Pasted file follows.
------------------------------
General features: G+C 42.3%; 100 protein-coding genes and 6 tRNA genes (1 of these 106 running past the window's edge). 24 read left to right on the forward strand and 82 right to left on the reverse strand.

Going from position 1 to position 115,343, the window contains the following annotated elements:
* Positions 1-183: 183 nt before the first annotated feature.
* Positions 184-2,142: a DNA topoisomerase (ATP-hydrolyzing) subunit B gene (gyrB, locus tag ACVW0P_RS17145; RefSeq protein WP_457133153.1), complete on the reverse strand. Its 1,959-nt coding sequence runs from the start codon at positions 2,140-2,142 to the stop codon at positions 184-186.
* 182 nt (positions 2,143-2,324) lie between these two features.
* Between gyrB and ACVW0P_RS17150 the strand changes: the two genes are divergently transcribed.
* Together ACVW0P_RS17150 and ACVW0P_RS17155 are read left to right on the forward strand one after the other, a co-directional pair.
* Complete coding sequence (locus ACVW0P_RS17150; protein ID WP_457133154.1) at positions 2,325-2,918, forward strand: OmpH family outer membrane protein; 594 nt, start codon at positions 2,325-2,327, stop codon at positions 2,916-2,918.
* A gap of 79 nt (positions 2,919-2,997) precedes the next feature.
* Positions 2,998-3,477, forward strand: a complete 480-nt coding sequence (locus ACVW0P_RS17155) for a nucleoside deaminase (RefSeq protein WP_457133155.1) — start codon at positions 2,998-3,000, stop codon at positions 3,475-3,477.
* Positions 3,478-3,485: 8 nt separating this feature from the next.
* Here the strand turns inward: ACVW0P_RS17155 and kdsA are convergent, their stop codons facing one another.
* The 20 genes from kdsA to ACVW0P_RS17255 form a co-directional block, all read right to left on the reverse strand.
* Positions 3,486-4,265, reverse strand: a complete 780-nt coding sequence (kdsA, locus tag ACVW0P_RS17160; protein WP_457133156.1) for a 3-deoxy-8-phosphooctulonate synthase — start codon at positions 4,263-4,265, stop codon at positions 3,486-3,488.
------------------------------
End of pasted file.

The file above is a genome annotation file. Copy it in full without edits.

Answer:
General features: G+C 42.3%; 100 protein-coding genes and 6 tRNA genes (1 of these 106 running past the window's edge). 24 read left to right on the forward strand and 82 right to left on the reverse strand.

Going from position 1 to position 115,343, the window contains the following annotated elements:
* Positions 1-183: 183 nt before the first annotated feature.
* Positions 184-2,142: a DNA topoisomerase (ATP-hydrolyzing) subunit B gene (gyrB, locus tag ACVW0P_RS17145; RefSeq protein WP_457133153.1), complete on the reverse strand. Its 1,959-nt coding sequence runs from the start codon at positions 2,140-2,142 to the stop codon at positions 184-186.
* 182 nt (positions 2,143-2,324) lie between these two features.
* Between gyrB and ACVW0P_RS17150 the strand changes: the two genes are divergently transcribed.
* Together ACVW0P_RS17150 and ACVW0P_RS17155 are read left to right on the forward strand one after the other, a co-directional pair.
* Complete coding sequence (locus ACVW0P_RS17150; protein ID WP_457133154.1) at positions 2,325-2,918, forward strand: OmpH family outer membrane protein; 594 nt, start codon at positions 2,325-2,327, stop codon at positions 2,916-2,918.
* A gap of 79 nt (positions 2,919-2,997) precedes the next feature.
* Positions 2,998-3,477, forward strand: a complete 480-nt coding sequence (locus ACVW0P_RS17155) for a nucleoside deaminase (RefSeq protein WP_457133155.1) — start codon at positions 2,998-3,000, stop codon at positions 3,475-3,477.
* Positions 3,478-3,485: 8 nt separating this feature from the next.
* Here the strand turns inward: ACVW0P_RS17155 and kdsA are convergent, their stop codons facing one another.
* The 20 genes from kdsA to ACVW0P_RS17255 form a co-directional block, all read right to left on the reverse strand.
* Positions 3,486-4,265, reverse strand: a complete 780-nt coding sequence (kdsA, locus tag ACVW0P_RS17160; protein WP_457133156.1) for a 3-deoxy-8-phosphooctulonate synthase — start codon at positions 4,263-4,265, stop codon at positions 3,486-3,488.